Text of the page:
ISM: Services Sector Activity Grows in March as PMI Reaches All-Time High

Economic activity in the services sector grew in March for the 10th month in a row, according to the latest Services ISM Report on Business from the Institute for Supply Management.

“The Services PMI registered an all-time high of 63.7%, 8.4 percentage points higher than the February reading of 55.3%. The previous high was in October 2018, when the Services PMI registered 60.9%. The March reading indicates the 10th straight month of growth for the services sector, which has expanded for all but two of the last 134 months,” Anthony Nieves, CPSM, CPM, APP, CFPM, chair of the Institute for Supply Management services business survey committee, said. “For further historical context, the Services PMI debuted as the Non-Manufacturing NMI in 2008, although subindex data was collected for years in advance. In August 1997, the four subindexes — Business Activity, New Orders, Employment and Supplier Deliveries — that make up the Services PMI would have calculated a composite-index reading of 62%.

“The Supplier Deliveries Index registered 61%, up 0.2 percentage point from February’s reading of 60.8%. (Supplier Deliveries is the only ISM Report on Business index that is inversed; a reading of above 50% indicates slower deliveries, which is typical as the economy improves and customer demand increases.)

“The Prices Index figure of 74% is 2.2 percentage points higher than the February reading of 71.8%, indicating that prices increased in March and at a faster rate. According to the Services PMI, all 18 services industries reported growth. The composite index indicated growth for the 10th consecutive month after a two-month contraction in April and May. There was a substantial increase in the rate of growth in the services sector in March. Respondents’ comments indicate that the lifting of coronavirus (COVID-19) pandemic-related restrictions has released pent-up demand for many of their respective companies’ services. Production-capacity constraints, material shortages, weather and challenges in logistics and human resources continue to cause supply chain disruption.”

All of the 18 services industries reported growth in March, including finance and insurance, wholesale trade and construction.

What Respondents Are Saying

  • “Logistics delays and uncertainty are creating significant problems with suppliers and inventories. Also, [there are] cost concerns regarding inflated pricing due to logistics and shortages.” (Accommodation and Food Services)
  • “Our four Southern California locations are finally open after being closed for 12 months. We are currently experiencing severe supply chain and distribution disruptions related to multiple factors. Reopening of the California and New York movie theater markets [is] creating a surge in demand; also, manufacturers and a distributor partner are dealing with labor shortages.” (Arts, Entertainment and Recreation)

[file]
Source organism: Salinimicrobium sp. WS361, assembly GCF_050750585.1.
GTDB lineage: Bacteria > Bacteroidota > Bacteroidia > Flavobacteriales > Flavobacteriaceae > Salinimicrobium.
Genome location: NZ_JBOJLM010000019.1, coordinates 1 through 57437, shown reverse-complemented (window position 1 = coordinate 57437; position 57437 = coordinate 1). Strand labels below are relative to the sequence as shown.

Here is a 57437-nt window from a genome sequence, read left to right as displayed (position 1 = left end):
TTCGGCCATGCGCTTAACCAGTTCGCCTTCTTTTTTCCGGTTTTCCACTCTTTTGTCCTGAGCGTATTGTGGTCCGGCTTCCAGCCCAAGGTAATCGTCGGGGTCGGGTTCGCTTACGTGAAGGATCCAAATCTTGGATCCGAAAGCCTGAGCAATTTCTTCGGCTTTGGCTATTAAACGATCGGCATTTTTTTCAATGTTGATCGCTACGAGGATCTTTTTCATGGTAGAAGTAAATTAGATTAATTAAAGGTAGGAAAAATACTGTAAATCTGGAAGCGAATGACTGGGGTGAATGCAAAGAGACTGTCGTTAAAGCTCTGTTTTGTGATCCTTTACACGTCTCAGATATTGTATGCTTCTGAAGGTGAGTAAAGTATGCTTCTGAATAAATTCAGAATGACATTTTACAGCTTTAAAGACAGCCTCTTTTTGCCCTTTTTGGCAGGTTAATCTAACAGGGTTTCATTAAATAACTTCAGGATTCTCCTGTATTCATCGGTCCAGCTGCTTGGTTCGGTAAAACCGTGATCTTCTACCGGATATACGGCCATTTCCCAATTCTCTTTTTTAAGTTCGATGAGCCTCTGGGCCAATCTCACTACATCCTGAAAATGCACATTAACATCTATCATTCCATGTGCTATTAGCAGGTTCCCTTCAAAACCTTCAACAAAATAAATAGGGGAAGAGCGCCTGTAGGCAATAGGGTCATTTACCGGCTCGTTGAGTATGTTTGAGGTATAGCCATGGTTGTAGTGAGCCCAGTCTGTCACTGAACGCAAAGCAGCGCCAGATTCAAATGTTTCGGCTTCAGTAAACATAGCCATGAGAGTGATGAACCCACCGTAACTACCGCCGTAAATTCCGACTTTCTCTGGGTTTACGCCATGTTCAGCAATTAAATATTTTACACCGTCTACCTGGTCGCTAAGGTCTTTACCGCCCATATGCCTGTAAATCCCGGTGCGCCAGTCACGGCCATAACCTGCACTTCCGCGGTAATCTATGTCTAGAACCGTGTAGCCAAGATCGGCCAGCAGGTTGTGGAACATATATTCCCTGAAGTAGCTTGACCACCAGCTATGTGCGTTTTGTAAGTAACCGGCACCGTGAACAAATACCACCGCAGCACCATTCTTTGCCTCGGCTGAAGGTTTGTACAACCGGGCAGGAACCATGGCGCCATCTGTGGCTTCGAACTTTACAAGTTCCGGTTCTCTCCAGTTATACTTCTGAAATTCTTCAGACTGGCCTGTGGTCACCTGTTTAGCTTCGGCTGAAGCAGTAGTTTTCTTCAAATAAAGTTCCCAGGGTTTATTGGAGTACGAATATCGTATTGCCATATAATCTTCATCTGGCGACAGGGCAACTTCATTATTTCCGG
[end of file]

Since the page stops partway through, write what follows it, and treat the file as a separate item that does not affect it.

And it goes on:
• “Residential new home construction demand continues to outpace supply. Building material delays, discontinuations and shortages are beginning to develop. Shipping delays at the L.A. and Long Beach ports have contributed to longer lead times. Cold weather in Texas has hurt several component manufacturers for building materials. We have encountered the ‘perfect storm’ for building material shortages and price increases.” (Construction)
  • “There is optimism in higher education that fall 2021 will be near normal, with vaccinated students, employees and staff returning to their roles on campus.” (Educational Services)
  • “Local and national outlook remains positive, despite return-to-work concerns [and] work-from-home-related issues/purchases.” (Finance and Insurance)
  • “Vaccination rates are rising and coronavirus [COVID-19] infections are falling in the region, leading to optimistic outlooks and forecasts for increased business activity. Patient census numbers are trending upward, mainly due to a better ratio of patients seeking elective procedures versus COVID-19 hospitalizations. However, revenues are still soft, indicating that a full rebound in business activity has not yet been realized.” (Health Care and Social Assistance)
  • “Resin/oil price increases are beginning to filter down to products that we procure. In addition to price increases, we are also seeing longer lead times as supply chains pivot to find cheaper supply options.” (Information)
  • “Lack of chemicals and the recent freeze in Texas has delayed some orders and is creating a micro [price] increases for certain products. Suppliers are using the short-term shortage to their advantage to raise rates.” (Mining)
  • “Higher levels of demand related to additional business reopening and increased activity related to vaccination distribution.” (Professional, Scientific and Technical Services)
  • “Business is picking up as mandated restrictions seem to be easing and spring is right around the corner.” (Real Estate, Rental and Leasing)
  • “Outlook remains cautiously optimistic for the second half of the year as businesses continue to open up and projects come online.” (Retail Trade)
  • “Overall, there are still delays in import shipments of goods, though [the situation has] slightly improved. The market forecast on ocean shipments and logistics is still the same for next quarter; improvements might be seen in Q3. COVID-19 issues continue to impact demand and supply across the globe, and the new stimulus aid is expected to help the economy and lead to an increase in retail spending over the next few months.” (Wholesale Trade)

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